The city of Zaporizhia is still under Ukrainian control, but Russia's deputy prime minister has already made plans to Russify the area. The nuclear power plant there will continue to supply electricity for Ukraine, but Kyiv will have to pay for it in the future, Chusnullin explained at the on-site visit.
Russia wants to tie the partially conquered Zaporizhia region in south-east Ukraine firmly to itself in the future. "I think the perspective of the region lies in working in our harmonious Russian family," said Russian Deputy Prime Minister Marat Chusnullin, according to the RBK news agency, during a visit to the small town of Melitopol, which is occupied by the Russian military. The regional capital of Zaporizhia itself is still controlled by Ukrainian troops.
Chusnullin said he came to provide "maximum help" with the integration of the area. The region can help supply Russia with construction materials, which the country lacks, the government official said. At the same time, he said that the Zaporizhia nuclear power plant - the most powerful in all of Europe - which was captured by Russian troops in early March - should in future only supply Ukraine with electricity if it pays for it.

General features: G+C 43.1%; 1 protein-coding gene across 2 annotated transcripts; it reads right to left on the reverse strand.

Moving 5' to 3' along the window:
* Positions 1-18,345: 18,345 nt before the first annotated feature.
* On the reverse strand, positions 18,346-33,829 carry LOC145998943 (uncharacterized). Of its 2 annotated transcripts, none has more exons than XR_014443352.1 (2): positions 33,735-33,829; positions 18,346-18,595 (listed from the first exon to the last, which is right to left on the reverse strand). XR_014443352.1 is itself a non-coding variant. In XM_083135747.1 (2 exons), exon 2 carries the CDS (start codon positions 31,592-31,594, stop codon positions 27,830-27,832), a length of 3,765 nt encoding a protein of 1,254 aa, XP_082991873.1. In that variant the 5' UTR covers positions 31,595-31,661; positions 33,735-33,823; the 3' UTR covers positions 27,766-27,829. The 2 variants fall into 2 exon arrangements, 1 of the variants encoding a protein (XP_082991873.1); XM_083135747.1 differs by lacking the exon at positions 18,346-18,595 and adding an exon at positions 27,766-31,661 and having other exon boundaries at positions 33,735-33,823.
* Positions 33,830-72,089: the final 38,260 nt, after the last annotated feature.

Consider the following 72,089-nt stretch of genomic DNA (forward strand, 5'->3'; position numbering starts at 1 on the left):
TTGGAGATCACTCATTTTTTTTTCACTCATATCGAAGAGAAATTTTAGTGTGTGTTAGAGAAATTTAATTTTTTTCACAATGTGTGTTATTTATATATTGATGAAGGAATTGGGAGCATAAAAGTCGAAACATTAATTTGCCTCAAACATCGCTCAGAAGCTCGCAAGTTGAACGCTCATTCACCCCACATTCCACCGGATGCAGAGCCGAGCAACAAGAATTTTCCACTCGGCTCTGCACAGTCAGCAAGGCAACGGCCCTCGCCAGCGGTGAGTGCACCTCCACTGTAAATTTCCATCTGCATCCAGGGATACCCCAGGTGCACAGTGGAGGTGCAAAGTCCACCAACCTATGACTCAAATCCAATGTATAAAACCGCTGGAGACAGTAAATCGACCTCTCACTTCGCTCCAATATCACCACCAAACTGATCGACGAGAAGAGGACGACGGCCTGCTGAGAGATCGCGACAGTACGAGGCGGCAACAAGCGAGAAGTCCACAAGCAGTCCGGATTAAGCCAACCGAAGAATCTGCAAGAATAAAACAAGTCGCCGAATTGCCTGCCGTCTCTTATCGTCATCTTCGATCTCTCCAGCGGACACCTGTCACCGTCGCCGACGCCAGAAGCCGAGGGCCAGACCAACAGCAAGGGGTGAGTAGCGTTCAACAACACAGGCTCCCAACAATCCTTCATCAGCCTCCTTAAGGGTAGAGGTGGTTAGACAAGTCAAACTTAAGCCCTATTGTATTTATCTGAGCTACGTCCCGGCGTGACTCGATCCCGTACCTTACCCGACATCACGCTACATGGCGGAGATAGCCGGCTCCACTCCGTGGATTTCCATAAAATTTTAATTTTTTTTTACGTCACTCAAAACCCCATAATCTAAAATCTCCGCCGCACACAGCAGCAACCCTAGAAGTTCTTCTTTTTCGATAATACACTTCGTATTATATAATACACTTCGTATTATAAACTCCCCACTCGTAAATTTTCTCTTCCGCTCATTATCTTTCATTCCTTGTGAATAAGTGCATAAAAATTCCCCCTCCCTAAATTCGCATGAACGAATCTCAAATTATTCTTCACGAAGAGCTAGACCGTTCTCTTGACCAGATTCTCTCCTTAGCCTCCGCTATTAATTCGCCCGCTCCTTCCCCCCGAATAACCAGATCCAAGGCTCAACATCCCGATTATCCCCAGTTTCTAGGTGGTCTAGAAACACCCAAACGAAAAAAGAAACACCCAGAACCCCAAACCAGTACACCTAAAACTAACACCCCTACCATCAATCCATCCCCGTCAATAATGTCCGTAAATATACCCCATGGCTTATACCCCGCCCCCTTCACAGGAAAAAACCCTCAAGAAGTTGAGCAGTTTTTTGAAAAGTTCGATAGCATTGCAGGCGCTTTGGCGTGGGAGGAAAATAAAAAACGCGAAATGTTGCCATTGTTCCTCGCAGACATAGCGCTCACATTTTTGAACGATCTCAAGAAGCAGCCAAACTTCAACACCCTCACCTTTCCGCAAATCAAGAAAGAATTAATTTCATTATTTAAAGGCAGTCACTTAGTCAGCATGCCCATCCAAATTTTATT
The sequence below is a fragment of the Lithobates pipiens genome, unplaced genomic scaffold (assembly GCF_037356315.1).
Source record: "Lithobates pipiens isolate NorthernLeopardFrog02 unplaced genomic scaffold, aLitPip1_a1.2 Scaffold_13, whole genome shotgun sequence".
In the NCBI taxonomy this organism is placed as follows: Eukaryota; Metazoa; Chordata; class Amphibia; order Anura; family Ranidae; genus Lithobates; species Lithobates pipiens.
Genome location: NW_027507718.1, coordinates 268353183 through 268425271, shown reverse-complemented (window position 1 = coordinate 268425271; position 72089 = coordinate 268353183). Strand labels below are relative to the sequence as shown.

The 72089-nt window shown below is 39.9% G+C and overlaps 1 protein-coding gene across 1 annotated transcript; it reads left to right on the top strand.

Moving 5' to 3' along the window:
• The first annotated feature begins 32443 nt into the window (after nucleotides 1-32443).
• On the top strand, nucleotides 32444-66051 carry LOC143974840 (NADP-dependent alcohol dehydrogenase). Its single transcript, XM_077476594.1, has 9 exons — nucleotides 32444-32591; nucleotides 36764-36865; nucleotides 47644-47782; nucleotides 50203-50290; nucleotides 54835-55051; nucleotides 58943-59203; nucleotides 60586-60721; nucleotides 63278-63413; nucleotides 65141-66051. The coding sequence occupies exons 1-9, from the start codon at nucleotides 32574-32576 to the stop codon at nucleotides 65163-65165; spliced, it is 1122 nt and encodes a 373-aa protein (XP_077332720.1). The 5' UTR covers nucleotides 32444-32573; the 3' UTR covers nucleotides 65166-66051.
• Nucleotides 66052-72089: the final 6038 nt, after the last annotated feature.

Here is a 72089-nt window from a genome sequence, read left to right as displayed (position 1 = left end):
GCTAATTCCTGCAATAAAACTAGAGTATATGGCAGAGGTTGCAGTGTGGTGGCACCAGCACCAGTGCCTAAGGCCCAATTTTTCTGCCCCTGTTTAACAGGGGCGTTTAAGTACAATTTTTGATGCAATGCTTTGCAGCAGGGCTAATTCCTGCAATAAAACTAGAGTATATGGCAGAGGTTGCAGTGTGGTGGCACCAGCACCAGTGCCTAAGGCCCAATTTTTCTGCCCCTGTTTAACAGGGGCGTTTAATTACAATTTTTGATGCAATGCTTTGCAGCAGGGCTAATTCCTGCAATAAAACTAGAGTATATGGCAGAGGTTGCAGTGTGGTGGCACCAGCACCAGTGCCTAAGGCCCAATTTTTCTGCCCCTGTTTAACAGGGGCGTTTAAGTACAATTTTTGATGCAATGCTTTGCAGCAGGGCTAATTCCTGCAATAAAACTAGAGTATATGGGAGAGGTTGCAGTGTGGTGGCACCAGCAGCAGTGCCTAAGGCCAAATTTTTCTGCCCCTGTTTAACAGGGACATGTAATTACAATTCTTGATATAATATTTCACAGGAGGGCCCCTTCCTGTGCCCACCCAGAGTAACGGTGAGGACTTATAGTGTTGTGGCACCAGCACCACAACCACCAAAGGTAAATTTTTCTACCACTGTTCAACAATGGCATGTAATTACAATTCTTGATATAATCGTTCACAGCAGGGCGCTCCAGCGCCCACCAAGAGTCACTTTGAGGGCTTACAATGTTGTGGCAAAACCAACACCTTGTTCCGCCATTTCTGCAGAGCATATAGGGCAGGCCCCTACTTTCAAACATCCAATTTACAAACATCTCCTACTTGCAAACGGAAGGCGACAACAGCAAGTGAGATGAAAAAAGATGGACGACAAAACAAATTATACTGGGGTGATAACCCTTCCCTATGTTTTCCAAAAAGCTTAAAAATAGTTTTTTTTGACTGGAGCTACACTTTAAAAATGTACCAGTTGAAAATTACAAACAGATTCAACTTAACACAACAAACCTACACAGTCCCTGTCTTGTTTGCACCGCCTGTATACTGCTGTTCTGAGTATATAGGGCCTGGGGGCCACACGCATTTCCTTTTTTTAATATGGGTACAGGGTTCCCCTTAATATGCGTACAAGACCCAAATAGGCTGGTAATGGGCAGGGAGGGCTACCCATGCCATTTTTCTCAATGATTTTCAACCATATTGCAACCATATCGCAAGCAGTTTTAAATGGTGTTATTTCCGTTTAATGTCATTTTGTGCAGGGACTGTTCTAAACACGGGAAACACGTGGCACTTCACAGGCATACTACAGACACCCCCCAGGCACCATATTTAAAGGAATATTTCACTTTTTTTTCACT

Chuznullin had already laid claims to this region during a visit to the Kherson region west of Zaporizhia on Tuesday. Cherson will take a "worthy place in our Russian family," Chusnullin on a visit to the port city. The Russian agency Ria Novosti quoted him as saying that they would live and work together in the future. On May 1, Russia introduced the Russian ruble as official currency in the region. A few days ago, the deputy chief of the pro-Russian administration in Cherson, Kirill Stremoussov, brought up a formal application for Kremlin chief Vladimir Putin to join the conversation. The Ukrainian government was convinced that a Russification of the Cherson region would fail.
So far, the Kremlin has only officially announced the "liberation" of the eastern Ukrainian regions of Donetsk and Luhansk as a war goal. A few weeks ago, however, a Russian commander disclosed plans by the Moscow military to incorporate all of southern Ukraine - which would give Russia a land connection to the Black Sea peninsula of Crimea, which was annexed in 2014.